The value of your investments and the income from them may go down as well as up, and you could get back less than you invested.

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2020 in review - If you can keep your head while all around you are losing theirs

5 min read
Martyn Surguy, Chief Investment Officer09 Dec 2020

2020 has, without exaggeration, been one of the most remarkable years in economic, social and financial history. We’ve seen a sudden stop to the global economy, followed by rapid recovery. We’ve seen a breathtaking collapse in equity and ‘risk markets,’ followed by a breathtaking rebound.

We’ve seen dramatic adjustments to our social lives and the ways we live. It’s not yet clear which of the changes will be permanent and which will fade into memory.

COVID-19 has speeded up many trends that were already in place – a move to more flexible working, a more effective use of technology and the ongoing demise of the high street. These trends will all likely continue.

The debate around the appropriate response to the pandemic has been fierce, polarising opinion in the same way that Brexit does. Everyone has an opinion and it’s strongly held. Is that a further trend that we will have to cope with in the years ahead, as the political and social discourse becomes more hard-line? Will there be less scope for compromise and conciliation? That would indeed be a worry.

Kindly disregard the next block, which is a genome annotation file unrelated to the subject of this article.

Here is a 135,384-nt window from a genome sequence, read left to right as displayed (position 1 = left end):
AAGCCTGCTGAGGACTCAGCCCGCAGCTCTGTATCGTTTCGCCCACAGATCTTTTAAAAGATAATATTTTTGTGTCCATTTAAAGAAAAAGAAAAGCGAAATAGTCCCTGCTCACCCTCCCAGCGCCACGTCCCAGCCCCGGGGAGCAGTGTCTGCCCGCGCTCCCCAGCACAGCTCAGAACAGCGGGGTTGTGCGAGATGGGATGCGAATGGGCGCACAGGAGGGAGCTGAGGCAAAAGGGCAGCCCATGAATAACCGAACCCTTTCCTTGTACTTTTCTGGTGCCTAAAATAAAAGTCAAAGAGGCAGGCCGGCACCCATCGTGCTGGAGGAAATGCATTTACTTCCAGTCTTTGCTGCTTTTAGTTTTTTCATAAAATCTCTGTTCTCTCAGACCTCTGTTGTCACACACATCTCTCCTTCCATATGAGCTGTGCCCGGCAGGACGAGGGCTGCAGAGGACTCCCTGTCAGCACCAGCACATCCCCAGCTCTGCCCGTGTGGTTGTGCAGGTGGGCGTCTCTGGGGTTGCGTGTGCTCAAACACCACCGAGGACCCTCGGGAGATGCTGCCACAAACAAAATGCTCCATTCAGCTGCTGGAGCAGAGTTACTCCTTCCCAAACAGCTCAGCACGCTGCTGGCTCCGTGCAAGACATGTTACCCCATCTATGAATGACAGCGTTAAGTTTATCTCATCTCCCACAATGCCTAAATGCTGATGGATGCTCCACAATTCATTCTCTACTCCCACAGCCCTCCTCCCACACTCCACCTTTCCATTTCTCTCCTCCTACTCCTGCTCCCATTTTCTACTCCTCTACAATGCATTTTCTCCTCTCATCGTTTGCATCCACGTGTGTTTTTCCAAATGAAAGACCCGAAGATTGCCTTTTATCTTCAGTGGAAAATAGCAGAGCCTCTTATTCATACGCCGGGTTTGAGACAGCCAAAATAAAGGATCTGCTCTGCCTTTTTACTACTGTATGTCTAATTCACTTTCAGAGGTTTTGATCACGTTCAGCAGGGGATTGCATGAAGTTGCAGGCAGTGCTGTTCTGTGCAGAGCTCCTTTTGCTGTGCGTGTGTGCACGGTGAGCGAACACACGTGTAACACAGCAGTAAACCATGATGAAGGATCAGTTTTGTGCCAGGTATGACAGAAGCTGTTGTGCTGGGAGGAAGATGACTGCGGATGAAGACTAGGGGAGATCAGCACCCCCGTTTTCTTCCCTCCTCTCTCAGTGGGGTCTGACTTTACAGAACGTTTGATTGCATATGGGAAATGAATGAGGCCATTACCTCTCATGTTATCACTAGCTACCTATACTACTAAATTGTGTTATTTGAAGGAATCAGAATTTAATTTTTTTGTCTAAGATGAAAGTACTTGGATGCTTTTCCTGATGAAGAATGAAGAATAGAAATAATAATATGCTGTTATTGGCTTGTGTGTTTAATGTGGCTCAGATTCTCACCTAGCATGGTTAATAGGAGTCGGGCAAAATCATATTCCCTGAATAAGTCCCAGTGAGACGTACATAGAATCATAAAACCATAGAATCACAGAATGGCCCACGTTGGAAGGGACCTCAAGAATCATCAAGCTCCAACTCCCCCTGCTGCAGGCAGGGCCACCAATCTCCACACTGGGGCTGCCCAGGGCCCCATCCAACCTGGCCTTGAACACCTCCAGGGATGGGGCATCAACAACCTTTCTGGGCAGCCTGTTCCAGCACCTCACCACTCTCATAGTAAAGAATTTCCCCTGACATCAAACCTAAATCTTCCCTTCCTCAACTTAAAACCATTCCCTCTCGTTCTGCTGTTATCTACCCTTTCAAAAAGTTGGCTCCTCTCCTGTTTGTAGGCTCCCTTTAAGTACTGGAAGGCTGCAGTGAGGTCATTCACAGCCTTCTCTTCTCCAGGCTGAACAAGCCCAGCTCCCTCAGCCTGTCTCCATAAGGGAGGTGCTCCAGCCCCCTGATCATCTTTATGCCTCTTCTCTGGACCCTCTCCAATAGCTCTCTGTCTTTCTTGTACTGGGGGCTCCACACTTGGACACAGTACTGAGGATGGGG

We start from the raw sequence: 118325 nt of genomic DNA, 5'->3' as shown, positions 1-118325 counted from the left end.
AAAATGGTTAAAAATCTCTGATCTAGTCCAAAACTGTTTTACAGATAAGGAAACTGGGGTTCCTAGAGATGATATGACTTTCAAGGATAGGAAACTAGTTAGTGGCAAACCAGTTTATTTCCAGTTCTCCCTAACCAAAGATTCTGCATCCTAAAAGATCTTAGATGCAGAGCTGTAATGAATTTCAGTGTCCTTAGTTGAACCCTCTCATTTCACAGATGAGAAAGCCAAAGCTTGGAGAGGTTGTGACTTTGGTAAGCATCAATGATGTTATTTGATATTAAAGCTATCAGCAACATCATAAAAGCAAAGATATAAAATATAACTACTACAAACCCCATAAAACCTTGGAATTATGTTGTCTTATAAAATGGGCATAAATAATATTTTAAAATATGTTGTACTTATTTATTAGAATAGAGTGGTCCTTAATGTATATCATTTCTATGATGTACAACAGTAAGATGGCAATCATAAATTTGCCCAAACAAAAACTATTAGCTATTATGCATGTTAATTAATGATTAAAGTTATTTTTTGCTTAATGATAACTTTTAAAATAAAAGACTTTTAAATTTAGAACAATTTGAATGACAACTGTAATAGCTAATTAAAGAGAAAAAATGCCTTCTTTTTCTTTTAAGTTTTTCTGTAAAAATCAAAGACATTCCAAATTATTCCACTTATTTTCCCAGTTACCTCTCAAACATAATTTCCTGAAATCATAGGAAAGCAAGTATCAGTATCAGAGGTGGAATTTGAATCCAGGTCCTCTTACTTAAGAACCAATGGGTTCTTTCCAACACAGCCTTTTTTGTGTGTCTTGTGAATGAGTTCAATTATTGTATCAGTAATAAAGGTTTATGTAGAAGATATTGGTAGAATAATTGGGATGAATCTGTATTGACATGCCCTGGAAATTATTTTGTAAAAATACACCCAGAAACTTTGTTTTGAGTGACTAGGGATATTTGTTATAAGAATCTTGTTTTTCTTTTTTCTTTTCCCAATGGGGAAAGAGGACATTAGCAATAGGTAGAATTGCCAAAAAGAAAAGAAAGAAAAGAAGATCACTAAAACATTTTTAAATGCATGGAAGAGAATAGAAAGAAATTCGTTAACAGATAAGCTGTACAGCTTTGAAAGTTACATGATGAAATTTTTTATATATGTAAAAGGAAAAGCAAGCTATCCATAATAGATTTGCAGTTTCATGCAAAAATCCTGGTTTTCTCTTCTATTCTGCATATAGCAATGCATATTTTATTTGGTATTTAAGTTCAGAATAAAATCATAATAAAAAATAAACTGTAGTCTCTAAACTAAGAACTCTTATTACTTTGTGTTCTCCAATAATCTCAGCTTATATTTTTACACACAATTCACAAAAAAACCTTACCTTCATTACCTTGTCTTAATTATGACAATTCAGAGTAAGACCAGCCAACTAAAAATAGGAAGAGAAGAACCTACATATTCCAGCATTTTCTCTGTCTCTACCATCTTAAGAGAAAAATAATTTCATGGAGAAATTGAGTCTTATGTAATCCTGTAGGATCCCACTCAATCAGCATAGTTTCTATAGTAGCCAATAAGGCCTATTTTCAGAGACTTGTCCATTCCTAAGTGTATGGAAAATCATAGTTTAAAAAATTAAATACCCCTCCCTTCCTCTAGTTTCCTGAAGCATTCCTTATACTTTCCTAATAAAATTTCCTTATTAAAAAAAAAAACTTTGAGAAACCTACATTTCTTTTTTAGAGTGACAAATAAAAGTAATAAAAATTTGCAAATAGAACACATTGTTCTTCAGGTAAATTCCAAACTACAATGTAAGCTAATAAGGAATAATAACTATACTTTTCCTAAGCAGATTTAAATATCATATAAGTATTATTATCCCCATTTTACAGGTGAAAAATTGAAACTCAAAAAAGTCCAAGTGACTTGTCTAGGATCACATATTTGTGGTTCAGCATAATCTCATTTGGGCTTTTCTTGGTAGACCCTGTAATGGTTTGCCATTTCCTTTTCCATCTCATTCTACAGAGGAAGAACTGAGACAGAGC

Our challenge as investment managers has been to put many of these social and political thoughts to one side and concentrate on the opportunities and risks facing us through the scenarios that have unfolded during the year. Our fundamental beliefs and core principles have helped us do this.

Now there’s a saying, “If you can keep your head while all around you are losing theirs it’s just possible you haven’t grasped the severity of the situation!” But keeping our heads and ignoring the siren calls of fear and greed has helped us and our clients to survive the trials of 2020.

The framework delivers

Our faith in the strategic asset allocation framework that underpins every portfolio we manage has been justified at a difficult time. Along with the financial trauma of 2008 and the ‘surprising’ outcome of the Brexit referendum, 2020 has been another year in which that framework has demonstrated its value as a solid foundation for our clients.

Yet again, we’ve seen evidence that a diversified asset allocation can deliver when we need it to. Who knew in January what the next 11 months were likely to hold? Owning a sensible spread of assets diversified across major asset classes, regions and currencies makes sense to us for the long term. Frankly, it had not been that helpful in the previous couple of years as only the US equity market and sovereign bonds seemed capable of posting attractive returns.

This changed with a vengeance when financial markets realised how severe a global pandemic could be – and fell precipitously. The sensible spread of holdings, the cushion provided by a judicious selection of alternative investments and a core belief in the merits of healthcare helped our portfolios to hold up well.

Of course, market conditions have evolved as the year has progressed so a determination to be nimble along the way has also been important. Discipline is perhaps the most important quality for any investment manager to have.